Don’t be a weenie

Sweet, crispy Zeus, do I love a hot dog.

Few meals hearken back to a simpler time than the hot dog.

Biting into a frank is an instant portal to watching minor league baseball or running around the backyard. It’s summer, encased in a sausage, covered in ketchup and mustard.

And while it’s not hard to make your own hot dogs at home, it is hard to make hot dogs for everyone else. I like mine done just to the point where the skin starts to crackle and burst. Some want them blackened. Others want them barely warmed, with a couple of char-marks. (For future reference, those people are wrong.)

Beyond that, you’ve got to account for toppings, and once you get past the basics, it’s hard to justify whipping up a mountain of fried onions and jalapeños when you’re the only one who will partake.

Which is what makes Mutts Amazing Hot Dogs so amazing. Its staff is willing, out of the goodness of their hearts, to exchange fully cooked hot dogs for money.

(It’s one-way only, however. Do not try and take your own hot dogs in there seeking payment.)

Where better to start than the Best in Show ($3)? It’s your basic hot dog, in either beef, chicken ($1 extra) or falafel. And then they let you dress it up with a bunch of different stuff. I recommend the Bloody Mary ketchup, neon green relish and yellow mustard. Why? Because the classic hot dog is classic for a reason.

Now, if you want to get all fancy-dancy, lah-dee-dah about it, you can get a few of the more exotic combinations. The Dyn-o-Mite ($4) is an all-beef dog, fried, then covered in mustard relish. It’s pretty great.

The Boardwalk ($4.50) is a chili dog, with all that it entails. The chili has a little cinnamon kick to it — at least that’s how it tastes to me — so be prepared.

But the real draw is the Pitbull ($4.50), a dog covered in four kinds of peppers, spicy cheese, onions and cilantro-lime aioli. This brings a lot to the table: noise, funk, boys to the yard. Most importantly, it’s got a real nice heat.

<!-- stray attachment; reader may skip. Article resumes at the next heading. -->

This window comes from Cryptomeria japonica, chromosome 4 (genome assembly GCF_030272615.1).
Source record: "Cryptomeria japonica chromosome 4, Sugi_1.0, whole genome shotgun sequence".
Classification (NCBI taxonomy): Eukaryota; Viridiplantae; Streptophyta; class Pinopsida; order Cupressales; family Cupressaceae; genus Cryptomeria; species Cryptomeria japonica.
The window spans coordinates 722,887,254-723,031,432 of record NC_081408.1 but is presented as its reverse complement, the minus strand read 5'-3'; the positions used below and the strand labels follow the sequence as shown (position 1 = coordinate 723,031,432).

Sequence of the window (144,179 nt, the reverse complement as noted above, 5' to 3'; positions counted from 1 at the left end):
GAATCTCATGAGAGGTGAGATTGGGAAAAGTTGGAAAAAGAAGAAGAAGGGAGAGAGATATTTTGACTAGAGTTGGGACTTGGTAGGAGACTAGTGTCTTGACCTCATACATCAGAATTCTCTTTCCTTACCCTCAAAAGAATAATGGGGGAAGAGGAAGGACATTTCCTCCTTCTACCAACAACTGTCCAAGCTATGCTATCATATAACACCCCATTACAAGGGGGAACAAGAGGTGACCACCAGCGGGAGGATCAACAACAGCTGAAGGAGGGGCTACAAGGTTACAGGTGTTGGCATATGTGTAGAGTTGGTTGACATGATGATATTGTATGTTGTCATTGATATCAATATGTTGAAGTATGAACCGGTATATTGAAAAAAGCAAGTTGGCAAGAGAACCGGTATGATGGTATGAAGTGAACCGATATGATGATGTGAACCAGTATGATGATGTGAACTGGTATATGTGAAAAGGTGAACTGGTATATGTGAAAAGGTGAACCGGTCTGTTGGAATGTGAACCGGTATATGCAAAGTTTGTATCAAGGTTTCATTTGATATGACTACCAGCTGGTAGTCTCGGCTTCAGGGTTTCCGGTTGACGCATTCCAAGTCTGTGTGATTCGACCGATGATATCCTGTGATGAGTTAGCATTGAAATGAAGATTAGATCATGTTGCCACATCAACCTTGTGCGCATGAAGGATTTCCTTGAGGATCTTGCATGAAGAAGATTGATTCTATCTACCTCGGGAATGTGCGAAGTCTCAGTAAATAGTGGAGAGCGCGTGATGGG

And for those of you who like a nice Philly cheese steak, The Philly ($4) is a nice substitute. Rather than steak, you get a hot dog. But everything else — peppers, onions, queso — is perfect.

the other side of the menu are the special breeds, which include
different types of sausages. In some cases, the toppings overtake the
flavor of the sausage, but I’ve found a few that achieve a terrific

The Big
Easy ($7) has all the taste of New Orleans without the risk of seeing
64-year-old boobs. Andouille sausage is topped with crawfish, Creole
mustard, fried okra and corn relish. If I’m being honest, I usually
brush the okra and relish off to eat separately. It’s a bit much to get
in one bite.

The Pond
Dog ($9) is a duck sausage with Brie, apples and onions, all cooked down
in a balsamic reduction. This here is gourmet eating. If you’re wary of
duck, I have a simple solution: Stop being stupid and eat duck. It’s
the best.

comfortable in their manhood can take on the Thunderbolt ($5), a
foot-long corn dog. The rest of us can nibble on a basket of bite-sized
corn dogs called “pups” ($6).

fried pickle spears aren’t my thing, but your mileage may vary. I was
too busy digging into a basket of duck-fat french fries ($5, plus .75 if
you add truffle oil). The quality of the fries has only improved over
time. It’s basically a city ordinance that you get them now.

can get a grilled cheese special on Monday, tasty TV dinners on
Tuesday, which runs from 5 to 9 p.m., and burgers every day with any
toppings that come on the dogs.

And they accept all kinds. Hipsters.

Businessmen and women. Fat food reviewers from Oklahoma Gazette who publicly worship Greek gods.

So go in. It’s practically summer, guys. It’s hot-dog time.

Greg Elwell

This material falls under the archives category because it was imported from our previous website. It will eventually be filtered into the proper category as time allows.

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